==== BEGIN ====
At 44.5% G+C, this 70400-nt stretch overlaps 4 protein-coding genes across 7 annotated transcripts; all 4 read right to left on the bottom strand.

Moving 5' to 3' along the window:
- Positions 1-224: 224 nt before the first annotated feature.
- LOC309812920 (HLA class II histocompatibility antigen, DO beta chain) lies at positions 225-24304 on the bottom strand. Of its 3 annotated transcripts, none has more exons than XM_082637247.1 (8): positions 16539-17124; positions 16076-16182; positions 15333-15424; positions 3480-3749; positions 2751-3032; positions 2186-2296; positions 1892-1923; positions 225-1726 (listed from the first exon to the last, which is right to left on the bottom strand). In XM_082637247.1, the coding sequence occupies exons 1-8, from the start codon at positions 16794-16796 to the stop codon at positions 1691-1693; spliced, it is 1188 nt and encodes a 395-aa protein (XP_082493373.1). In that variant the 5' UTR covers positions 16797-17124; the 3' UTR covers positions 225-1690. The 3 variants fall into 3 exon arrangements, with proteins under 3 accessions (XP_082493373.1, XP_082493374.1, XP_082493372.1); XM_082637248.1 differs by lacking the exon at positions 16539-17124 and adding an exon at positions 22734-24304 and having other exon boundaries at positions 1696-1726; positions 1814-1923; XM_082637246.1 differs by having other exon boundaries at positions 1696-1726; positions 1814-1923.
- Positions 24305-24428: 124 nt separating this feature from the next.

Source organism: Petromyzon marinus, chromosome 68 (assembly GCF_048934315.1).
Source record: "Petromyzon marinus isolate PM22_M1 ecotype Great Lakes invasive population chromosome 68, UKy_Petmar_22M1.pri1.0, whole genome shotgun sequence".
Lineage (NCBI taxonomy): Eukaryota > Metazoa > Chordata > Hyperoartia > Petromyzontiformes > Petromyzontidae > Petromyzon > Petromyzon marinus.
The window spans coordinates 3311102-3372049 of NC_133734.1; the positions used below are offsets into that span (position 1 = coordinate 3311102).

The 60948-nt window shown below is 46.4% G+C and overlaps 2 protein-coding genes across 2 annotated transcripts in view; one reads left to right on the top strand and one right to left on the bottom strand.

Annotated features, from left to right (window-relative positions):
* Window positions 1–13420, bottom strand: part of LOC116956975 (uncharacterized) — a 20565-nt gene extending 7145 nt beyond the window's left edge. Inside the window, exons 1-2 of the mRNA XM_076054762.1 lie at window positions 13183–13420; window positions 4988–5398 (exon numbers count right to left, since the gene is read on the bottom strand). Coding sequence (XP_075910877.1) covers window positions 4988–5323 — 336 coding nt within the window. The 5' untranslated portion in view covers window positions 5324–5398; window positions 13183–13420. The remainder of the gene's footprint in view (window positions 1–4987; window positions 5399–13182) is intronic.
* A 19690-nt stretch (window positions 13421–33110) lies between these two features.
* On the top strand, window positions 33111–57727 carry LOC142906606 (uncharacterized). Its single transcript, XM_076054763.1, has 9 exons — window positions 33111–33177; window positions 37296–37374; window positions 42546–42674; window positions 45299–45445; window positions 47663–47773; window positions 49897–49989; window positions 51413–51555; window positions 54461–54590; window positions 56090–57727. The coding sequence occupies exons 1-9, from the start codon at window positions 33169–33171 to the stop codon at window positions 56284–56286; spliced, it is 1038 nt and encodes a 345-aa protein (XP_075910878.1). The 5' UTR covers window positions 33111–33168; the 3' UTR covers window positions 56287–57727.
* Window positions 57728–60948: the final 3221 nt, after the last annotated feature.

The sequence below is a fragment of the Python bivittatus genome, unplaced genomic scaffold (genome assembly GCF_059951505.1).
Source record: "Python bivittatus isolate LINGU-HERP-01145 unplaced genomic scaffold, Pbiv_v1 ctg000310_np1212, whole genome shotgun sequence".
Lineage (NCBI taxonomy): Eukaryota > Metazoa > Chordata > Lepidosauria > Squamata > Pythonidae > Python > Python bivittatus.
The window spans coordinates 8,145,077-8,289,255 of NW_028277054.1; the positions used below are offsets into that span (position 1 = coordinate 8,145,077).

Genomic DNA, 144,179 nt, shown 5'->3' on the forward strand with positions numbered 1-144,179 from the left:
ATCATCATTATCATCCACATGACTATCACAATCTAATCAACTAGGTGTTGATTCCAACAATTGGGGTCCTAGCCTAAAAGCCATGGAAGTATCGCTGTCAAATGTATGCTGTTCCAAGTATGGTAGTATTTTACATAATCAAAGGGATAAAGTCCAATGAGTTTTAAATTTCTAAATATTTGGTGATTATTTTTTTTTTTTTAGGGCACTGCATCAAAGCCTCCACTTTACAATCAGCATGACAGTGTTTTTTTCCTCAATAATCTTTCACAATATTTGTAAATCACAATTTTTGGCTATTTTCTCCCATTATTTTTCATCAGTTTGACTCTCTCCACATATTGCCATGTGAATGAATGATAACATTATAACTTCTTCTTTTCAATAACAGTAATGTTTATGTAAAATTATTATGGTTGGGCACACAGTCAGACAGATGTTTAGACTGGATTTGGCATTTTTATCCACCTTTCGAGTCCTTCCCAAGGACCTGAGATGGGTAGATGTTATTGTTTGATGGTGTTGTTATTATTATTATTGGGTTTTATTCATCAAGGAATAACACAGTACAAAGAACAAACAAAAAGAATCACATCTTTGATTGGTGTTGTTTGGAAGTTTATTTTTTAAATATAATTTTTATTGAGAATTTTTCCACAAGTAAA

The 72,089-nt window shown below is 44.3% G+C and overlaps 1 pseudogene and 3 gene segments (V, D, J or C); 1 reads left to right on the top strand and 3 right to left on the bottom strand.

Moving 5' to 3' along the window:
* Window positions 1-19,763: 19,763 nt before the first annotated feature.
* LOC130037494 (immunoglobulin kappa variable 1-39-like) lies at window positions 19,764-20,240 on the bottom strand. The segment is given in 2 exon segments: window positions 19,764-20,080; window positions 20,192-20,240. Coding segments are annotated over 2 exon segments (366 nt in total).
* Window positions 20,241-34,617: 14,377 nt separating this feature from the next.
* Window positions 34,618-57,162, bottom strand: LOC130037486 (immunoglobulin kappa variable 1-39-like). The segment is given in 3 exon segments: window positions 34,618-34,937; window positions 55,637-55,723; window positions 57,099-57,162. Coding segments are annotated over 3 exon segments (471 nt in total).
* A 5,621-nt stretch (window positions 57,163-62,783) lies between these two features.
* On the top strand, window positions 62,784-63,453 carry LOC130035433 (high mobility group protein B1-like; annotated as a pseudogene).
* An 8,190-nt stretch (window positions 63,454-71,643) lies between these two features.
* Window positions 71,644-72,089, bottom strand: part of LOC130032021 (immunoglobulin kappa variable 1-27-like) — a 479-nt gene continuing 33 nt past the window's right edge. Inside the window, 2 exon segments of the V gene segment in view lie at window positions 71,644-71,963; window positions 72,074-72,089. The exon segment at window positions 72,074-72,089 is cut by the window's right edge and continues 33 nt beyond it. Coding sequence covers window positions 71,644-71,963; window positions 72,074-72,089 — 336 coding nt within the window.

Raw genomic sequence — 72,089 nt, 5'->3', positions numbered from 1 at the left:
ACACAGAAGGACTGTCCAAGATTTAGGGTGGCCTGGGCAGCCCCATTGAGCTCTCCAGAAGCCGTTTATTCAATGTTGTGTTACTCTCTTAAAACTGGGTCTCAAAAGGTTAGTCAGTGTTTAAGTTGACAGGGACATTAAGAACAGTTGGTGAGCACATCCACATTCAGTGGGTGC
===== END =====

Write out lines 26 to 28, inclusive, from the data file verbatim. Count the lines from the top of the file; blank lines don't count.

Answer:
* Window positions 20,241-34,617: 14,377 nt separating this feature from the next.
* Window positions 34,618-57,162, bottom strand: LOC130037486 (immunoglobulin kappa variable 1-39-like). The segment is given in 3 exon segments: window positions 34,618-34,937; window positions 55,637-55,723; window positions 57,099-57,162. Coding segments are annotated over 3 exon segments (471 nt in total).
* A 5,621-nt stretch (window positions 57,163-62,783) lies between these two features.